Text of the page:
Ford Mustang coupe - Engines, drive & performance
For the authentic muscle-car experience, the Ford Mustang V8 is the one to go for
Muscle cars – and the Ford Mustang especially – have a reputation for somewhat wayward handling, with soft, unsophisticated suspension (especially at the rear) leading to excessive body lean in corners and a rather bouncy ride. This latest version, however, has been extensively re-engineered for European tastes – and it shows.
It has a more sophisticated independent rear suspension set-up for the first time, while all UK models get the Performance Pack, which stiffens the springs and adds bigger, more powerful brakes. These changes are certainly transformative. The suspension does a good job of keeping body lean in check and the brakes are plenty powerful enough, although you may find them fading fairly quickly if you use the car on track.
Those stiffer springs do have an effect on ride quality, however – at low speeds, the Mustang GT is just plain uncomfortable. At speed everything settles down, but it’s still pretty firm. It generates impressive grip and the steering is both accurate and full of feel.
The suspension has continued to evolve, with the latest version featuring uprated parts to further improve composure on really challenging roads. For the best blend of handling and comfort, owners can also choose optional MagneRide adaptive suspension, that helps smooth out bumps quickly and keeps the Mustang feeling very planted.
Ford’s latest 10-speed automatic gearbox might sound like overkill, but it’s engineered to shift gears faster and more smoothly than the old six-speed automatic. This, and its greater spread of ratios, provides a performance boost and should also make the car more fuel-efficient and relaxed on the motorway. Rather than go through each gear, it can also ‘skip’ speeds, changing from third up to sixth or from 10th down to fourth, for example. It’s impressively smooth, but feels lazier than the best rivals.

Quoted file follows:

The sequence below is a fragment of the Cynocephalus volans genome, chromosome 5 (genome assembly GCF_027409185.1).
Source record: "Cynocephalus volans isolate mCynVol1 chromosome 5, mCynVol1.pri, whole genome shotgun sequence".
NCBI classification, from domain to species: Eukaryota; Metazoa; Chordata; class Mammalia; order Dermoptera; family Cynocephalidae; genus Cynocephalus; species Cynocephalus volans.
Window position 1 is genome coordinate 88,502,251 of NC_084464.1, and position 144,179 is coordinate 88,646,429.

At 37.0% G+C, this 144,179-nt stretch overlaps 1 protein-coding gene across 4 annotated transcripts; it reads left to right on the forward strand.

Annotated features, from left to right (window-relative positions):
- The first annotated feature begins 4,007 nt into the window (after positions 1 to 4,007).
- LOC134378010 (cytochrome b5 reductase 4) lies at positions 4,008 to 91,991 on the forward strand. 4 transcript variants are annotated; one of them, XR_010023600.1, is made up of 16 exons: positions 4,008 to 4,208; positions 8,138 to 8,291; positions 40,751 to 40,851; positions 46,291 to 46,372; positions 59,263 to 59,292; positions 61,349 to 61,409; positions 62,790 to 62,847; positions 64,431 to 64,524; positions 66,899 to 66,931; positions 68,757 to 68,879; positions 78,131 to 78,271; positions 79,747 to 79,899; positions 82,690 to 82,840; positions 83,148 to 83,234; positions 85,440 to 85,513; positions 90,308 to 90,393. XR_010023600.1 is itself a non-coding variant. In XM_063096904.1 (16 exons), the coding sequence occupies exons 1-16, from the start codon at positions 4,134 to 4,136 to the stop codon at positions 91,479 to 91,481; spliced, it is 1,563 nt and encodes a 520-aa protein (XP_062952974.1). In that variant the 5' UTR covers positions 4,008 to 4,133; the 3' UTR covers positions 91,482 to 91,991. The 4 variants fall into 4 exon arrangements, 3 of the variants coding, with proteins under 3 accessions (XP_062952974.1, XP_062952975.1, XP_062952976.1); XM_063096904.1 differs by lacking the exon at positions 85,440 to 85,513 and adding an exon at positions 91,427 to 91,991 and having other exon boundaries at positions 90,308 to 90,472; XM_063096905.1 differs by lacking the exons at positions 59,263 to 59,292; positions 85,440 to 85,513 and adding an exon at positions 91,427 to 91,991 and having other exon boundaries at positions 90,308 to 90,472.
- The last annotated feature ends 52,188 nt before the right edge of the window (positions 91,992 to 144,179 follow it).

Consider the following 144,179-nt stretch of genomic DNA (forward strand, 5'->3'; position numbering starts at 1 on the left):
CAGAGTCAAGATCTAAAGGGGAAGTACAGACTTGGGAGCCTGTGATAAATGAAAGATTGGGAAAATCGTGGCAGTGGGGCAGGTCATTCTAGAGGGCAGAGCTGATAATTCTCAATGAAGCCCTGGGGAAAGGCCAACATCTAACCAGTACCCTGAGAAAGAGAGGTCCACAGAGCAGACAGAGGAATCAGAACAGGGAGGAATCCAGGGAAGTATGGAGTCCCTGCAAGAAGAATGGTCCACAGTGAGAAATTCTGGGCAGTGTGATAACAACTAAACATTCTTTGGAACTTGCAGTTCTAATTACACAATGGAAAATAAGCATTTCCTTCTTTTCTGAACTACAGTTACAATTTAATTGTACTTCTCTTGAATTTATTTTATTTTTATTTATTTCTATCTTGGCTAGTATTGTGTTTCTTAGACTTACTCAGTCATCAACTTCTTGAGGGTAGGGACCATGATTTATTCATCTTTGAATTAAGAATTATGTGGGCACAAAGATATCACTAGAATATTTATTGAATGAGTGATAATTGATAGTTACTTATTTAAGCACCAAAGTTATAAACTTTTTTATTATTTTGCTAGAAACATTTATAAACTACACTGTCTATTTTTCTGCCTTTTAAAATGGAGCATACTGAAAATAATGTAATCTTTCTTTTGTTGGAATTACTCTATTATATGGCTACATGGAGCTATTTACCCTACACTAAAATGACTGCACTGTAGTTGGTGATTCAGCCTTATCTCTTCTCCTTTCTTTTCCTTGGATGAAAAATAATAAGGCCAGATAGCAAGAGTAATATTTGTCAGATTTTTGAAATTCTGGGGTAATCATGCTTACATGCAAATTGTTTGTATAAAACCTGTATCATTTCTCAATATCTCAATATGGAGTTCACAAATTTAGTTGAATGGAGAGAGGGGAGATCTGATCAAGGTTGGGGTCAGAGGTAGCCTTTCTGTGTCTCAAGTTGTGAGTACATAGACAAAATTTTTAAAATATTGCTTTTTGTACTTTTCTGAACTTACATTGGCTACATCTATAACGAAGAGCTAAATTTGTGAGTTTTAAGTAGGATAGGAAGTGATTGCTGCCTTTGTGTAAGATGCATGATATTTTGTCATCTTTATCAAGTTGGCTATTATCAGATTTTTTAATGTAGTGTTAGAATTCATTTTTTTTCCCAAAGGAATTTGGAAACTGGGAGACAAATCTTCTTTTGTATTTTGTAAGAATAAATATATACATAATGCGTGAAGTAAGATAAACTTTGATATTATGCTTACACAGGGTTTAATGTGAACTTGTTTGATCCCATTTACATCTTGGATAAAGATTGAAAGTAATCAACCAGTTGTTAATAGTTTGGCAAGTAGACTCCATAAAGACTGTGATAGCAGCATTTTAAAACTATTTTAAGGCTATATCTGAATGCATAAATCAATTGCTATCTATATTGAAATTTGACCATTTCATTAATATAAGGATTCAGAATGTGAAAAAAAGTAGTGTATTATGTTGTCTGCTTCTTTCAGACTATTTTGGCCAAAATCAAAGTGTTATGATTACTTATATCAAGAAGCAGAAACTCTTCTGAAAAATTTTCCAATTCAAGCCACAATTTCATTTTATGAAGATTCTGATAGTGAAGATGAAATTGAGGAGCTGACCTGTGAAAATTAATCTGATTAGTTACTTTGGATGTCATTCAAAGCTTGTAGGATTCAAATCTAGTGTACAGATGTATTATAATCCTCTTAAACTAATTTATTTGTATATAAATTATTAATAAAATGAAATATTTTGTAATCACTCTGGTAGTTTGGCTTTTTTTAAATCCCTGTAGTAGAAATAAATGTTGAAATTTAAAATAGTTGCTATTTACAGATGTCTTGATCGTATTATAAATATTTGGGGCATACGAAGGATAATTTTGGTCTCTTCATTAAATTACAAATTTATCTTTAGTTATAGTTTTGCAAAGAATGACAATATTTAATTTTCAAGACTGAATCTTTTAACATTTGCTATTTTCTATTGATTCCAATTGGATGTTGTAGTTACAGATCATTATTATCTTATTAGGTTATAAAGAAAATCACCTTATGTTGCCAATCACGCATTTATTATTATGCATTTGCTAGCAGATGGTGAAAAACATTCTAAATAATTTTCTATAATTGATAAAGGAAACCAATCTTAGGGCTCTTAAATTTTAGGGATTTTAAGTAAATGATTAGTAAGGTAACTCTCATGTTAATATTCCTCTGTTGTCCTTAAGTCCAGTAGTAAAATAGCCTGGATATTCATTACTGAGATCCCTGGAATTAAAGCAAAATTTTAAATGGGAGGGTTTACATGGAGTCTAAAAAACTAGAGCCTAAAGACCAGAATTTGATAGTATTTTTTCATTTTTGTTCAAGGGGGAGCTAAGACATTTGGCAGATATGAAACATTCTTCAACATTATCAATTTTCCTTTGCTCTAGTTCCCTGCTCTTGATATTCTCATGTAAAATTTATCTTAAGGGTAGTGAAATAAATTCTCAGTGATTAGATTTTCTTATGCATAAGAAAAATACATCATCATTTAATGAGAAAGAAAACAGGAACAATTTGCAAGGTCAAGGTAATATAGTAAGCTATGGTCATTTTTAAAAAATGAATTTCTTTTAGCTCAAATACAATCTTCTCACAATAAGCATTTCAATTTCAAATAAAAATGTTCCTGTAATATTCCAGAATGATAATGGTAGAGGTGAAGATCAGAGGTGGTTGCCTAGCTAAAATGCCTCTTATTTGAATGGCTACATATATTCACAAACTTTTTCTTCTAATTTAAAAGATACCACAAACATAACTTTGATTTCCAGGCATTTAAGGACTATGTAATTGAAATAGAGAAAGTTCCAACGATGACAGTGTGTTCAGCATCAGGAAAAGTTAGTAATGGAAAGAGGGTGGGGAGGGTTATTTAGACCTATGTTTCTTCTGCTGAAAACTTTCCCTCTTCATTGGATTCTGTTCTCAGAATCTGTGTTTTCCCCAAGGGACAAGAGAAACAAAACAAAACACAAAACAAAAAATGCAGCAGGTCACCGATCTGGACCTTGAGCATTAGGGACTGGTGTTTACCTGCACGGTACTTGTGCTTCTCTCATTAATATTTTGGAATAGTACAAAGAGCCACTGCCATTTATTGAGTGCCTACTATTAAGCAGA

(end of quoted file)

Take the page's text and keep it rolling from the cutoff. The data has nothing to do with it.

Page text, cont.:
Above the standard V8 GT Fastback is the Mach 1 edition, which is available with a six-speed manual or the 10-speed automatic. It reuses a fabled badge from the Mustang history book. It brings styling tweaks and a host of chassis upgrades, including an aero package that adds extra downforce to keep the car glued to the road. There’s also a sports exhaust, a 10bhp power hike (up to 454bhp) and the MagneRide suspension, albeit with a number of little changes to improve the precision of the handling. An immediate engine response and lots of lovely V8 noise define the experience.
Because of all the tweaks, the Mach 1 is more impressive on a racetrack than you might have expected. Even if you’re not keen on trackdays, the Mach 1’s updates will make it better on a twisty B-road - although we’d say a rival like the BMW M2 is still a little out in front in this regard.
Ford Mustang petrol engines
In years gone by, you could buy an entry-level 2.3-litre turbocharged four-cylinder EcoBoost engine with 286bhp, a 0-62mph time of around six seconds and a 145mph top speed.
It’s a good engine, although the way it delivers its power can be a bit spiky – it all comes in one big lump near the top of the rev range, rather than being spread across it evenly. The turbocharged engine was shared with the Ford Focus RS but delivers less power than it did in the Focus. A sound generator helps give the car more of a soundtrack, although there's no denying the noise, which is pumped through the stereo speakers, is a little artificial. Still, the engine is smooth and responds keenly to the throttle. It feels quick too, and in many situations it will keep pace with the pricier and thirstier V8.
In our opinion, however, the 5.0-litre V8 is the engine to go for. It's faster than the EcoBoost – 0-62mph is dispatched in around four seconds – but almost more importantly, it sounds much more dramatic and visceral. There’s a menacing burble at low revs that transforms into a guttural, angry roar as you accelerate. The Active Valve Performance Exhaust makes it sound even better. First featured in the Ford Mustang Bullitt special edition, manual versions of the V8 also get rev-matching technology that automatically and precisely blips the throttle as you downshift to match the new gear.
Yes, the V8 engine won’t be cheap to run, but it’s characterful and the 444bhp it produces is spread far more evenly across the rev range. It’s worth every penny of the premium you pay over buying the old EcoBoost engine. It also fits the nature of the car better. Muscle cars and big V8s just go together, and this is pretty much the only V8 you’re going to get for less than £50,000.